I had been meaning to visit this place for a few years lol (sometimes I lag….) I came across it when it first closed, and then a few times after that, when the graffiti had started to be more apparent. Well better late than never – I finally checked it out! YAY!!
All it took was a brisk walk down a side alley, a crawl under a roll up door that was cracked open about a foot, and we were in! No muss, no fuss! I do have to say though…the smell that filled my nose as soon as I crawled under that rolling door was like an assault on my senses lol! It smelled of chemicals and mildew and old food. It was crazy haha. The area we entered into seemed to be some kind of warehouse and it was pitch black! Luckily one of us had a flashlight and we all had a light from our phones.
We made our way through this huge, dark part of the building all the way to the other side, where we were able to walk through some double doors. We walked around, in and out of this huge building and found some pretty cool things to photograph. I’d say we were there for about an hour, maybe hour and a half when we ran into a homeless man as we were wrapping up. He came in, looked at us, stood there and went about eating his hamburger bun. I finished taking my picture (of the ‘cropping’ negative) and we started heading out. He tried to talk us into venturing to some concrete, dark part of the building to see some graffiti (which we think was the part we had entered from), but either way, we politely declined and headed out.
It was a super fun day, exploring with my girls 🙂
STATUS: Demolished (2017)
The former Stephen Foster Elementary School ceased to be used as a school in 1987 and was re-purposed as the City of Detroit Police Department Crime Lab. It was also home to the DPD’s Tactical Services Section, including special units like the Bomb Squad, SWAT, Sharpshooter unit, etc.
The infamous Detroit Police Department Crime Lab was shut down in 2008 after it was found routinely committing “serious errors” caused in part by “the deplorable conditions of the facility”. An audit, conducted by the State Police, uncovered serious errors in numerous cases and a 10% error rate was found in firearms analysis. The audit said sloppy work had probably resulted in wrongful convictions, and officials expect a wave of appeals in cases that the laboratory processed. Upon its closure, evidence from approximately 10,000 unprocessed rape kits were discovered in the lab, dating back nearly twenty years.
The auditors said that officers at the laboratory often cut corners and that in many instances “an assumption was made to the entirety of all items based on the analysis of only a few.” Technical reviews of the work were “almost nonexistent,” they wrote. Factors that contributed to the problems, they said, were a heavy workload, a lack of training and “the deplorable conditions of the facility.”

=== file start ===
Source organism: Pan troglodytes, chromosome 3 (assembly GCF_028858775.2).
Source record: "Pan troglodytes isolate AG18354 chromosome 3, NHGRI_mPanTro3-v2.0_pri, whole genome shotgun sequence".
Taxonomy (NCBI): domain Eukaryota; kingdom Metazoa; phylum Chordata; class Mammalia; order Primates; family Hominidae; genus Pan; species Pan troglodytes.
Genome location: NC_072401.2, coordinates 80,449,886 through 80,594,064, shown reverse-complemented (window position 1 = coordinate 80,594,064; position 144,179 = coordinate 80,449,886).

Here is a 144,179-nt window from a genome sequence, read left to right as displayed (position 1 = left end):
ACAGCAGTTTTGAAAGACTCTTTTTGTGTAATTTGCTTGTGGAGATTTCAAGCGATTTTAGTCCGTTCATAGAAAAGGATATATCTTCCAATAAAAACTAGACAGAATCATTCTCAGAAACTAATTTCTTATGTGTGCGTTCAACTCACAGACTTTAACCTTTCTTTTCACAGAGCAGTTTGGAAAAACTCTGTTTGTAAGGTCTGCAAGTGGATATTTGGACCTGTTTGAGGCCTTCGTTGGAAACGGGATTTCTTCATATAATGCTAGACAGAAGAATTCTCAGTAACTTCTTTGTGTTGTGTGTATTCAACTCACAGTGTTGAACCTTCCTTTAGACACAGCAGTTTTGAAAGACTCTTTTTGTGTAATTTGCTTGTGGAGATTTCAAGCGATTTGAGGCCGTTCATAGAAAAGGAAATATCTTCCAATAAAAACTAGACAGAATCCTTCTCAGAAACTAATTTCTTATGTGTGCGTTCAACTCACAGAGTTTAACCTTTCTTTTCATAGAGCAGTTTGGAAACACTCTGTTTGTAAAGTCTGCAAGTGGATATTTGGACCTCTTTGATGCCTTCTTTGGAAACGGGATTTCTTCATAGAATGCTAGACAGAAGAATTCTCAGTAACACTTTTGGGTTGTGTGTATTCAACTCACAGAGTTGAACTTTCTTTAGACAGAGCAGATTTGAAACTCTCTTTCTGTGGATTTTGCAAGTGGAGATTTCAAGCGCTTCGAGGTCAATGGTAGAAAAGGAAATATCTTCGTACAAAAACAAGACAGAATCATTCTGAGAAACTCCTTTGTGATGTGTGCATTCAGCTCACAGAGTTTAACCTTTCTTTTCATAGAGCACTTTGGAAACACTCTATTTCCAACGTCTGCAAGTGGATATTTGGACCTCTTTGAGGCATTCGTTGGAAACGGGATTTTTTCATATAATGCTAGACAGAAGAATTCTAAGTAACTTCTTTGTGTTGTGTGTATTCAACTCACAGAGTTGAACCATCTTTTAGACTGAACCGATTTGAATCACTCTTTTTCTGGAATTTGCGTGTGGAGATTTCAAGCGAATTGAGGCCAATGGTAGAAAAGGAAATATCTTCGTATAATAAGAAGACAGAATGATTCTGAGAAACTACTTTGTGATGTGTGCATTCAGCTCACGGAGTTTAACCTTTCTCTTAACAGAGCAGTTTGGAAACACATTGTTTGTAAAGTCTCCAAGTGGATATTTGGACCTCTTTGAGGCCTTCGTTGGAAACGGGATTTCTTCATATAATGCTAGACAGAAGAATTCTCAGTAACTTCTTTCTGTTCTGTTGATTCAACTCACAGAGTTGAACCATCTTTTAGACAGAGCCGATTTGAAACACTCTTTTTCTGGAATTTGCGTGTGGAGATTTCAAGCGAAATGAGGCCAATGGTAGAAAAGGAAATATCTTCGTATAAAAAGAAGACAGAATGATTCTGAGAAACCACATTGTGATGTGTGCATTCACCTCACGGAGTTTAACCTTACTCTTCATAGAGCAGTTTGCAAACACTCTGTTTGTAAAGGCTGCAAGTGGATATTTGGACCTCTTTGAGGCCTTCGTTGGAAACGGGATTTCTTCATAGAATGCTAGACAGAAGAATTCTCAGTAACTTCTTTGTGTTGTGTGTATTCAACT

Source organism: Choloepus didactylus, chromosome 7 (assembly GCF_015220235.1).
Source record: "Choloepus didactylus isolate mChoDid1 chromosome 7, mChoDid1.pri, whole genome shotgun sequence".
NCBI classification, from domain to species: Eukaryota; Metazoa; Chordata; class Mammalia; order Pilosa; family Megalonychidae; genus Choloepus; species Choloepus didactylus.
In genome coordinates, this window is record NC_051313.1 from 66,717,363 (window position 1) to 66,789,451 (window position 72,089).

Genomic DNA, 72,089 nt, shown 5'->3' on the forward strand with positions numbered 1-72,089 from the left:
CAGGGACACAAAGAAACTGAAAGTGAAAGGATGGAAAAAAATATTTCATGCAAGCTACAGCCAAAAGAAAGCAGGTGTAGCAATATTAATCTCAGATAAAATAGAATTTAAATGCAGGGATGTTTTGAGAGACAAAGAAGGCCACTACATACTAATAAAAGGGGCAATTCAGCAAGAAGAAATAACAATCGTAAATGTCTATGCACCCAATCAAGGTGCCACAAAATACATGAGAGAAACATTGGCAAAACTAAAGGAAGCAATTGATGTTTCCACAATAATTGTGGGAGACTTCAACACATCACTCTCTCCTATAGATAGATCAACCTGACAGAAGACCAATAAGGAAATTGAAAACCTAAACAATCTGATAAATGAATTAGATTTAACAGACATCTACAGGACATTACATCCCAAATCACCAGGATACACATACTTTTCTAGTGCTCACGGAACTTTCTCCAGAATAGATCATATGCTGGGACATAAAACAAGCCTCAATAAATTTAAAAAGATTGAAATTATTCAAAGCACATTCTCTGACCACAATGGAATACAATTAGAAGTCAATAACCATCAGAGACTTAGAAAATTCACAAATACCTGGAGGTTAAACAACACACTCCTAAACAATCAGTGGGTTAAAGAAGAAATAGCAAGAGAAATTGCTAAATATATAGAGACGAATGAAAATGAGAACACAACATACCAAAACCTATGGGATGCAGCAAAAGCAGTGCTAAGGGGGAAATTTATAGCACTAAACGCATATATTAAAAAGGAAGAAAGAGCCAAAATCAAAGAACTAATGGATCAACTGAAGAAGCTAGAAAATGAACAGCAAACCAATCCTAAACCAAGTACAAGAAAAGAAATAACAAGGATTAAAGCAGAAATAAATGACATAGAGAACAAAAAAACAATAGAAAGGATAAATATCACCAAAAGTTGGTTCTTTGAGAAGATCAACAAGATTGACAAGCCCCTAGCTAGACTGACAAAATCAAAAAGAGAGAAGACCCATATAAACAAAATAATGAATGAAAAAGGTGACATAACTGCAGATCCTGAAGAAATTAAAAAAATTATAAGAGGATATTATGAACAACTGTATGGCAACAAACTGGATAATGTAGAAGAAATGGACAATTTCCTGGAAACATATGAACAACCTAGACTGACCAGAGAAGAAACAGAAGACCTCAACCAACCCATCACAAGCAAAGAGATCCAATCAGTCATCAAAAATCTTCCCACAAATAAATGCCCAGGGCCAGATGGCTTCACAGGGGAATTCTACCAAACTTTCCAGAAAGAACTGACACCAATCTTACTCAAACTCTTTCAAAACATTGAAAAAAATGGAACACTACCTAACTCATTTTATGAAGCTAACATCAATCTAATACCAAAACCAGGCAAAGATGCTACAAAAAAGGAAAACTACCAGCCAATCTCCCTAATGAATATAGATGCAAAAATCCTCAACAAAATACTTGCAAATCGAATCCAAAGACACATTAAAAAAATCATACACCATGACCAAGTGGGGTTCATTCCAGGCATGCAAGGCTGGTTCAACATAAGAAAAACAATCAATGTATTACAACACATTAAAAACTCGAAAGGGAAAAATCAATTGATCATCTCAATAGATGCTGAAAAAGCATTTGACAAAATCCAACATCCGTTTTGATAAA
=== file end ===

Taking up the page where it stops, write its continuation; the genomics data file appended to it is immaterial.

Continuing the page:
The Detroit Free Press reported that evidence, thousands of rounds of live ammunition, blood samples, sealed evidence kits and case files (some containing Social Security numbers of rape and assault victims) lay amid rubble in the abandoned crime lab that was open to trespass.
Abandoned since the late 1990’s, the school went through many additions and changes during its lifetime. The school was originally built to cope with the overwhelming number of students arriving in the growing city each day.
Originally built in 1911 the school started out as an Elementary School, however during construction it was already evident that the school would not be enough classrooms to house all of the potential students, so two additional wings were built at either end of the school. From 1913-1924 even more additions were built, including extra classrooms, a swimming pool and a gymnasium.
In 1960 the school switched gears and transformed into a middle school. The last addition to the school building was a combination cafeteria / auditorium, built onto the western wing. As the city population started to decrease due to the economy, the school in turn experienced a decline in enrollment that it would never recover from. Eventually closing in the late 1990’s.
The school perfectly reflects the rapid increase and decrease the city experienced due to the boom and bust of the automotive industry in Detroit. It appears there were tentative plans to re-open the school in 2001, but sadly the number of students in the school district continued to decline. As is typical of almost all abandoned/vacant buildings in the city, the school has been stripped clean of anything of value. As of yet, there has been no plans mentioned to demolish the school.
Upon exploring the school it was surprising to me, just how much was left behind. We stumbled across a science classroom with a closet of chemicals still on the shelves, pouring out of the bottles, microscopes on a desk, cabinets still full of textbooks, desks/chairs, football helmets strewn about and lockers pulled off the wall.
It had been raining on and off through our visit, so there was evident rain damage everywhere. With the exception of hanging metal, swinging when the wind would blow through the broken out window frames, it was peacefully quiet walking down the halls of this once bustling school.